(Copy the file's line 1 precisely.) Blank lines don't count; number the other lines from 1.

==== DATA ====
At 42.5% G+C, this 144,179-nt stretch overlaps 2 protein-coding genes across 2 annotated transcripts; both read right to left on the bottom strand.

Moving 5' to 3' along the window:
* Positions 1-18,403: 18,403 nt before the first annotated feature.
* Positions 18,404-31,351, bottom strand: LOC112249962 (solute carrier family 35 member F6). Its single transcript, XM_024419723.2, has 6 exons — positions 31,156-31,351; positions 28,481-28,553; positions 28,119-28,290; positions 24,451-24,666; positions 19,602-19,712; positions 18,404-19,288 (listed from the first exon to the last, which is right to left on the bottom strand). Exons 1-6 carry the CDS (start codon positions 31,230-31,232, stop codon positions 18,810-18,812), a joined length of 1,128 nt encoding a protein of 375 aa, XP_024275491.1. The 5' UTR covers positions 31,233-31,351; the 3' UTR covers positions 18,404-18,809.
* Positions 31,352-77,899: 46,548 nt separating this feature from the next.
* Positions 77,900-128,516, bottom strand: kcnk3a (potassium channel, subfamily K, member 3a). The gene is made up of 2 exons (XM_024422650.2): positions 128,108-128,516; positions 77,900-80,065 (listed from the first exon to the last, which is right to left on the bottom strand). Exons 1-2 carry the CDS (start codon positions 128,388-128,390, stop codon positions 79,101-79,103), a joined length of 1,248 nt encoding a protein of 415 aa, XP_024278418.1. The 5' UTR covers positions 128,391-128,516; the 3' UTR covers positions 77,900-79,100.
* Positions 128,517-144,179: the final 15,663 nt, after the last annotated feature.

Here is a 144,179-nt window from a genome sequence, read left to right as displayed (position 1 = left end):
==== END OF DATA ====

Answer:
At 42.5% G+C, this 144,179-nt stretch overlaps 2 protein-coding genes across 2 annotated transcripts; both read right to left on the bottom strand.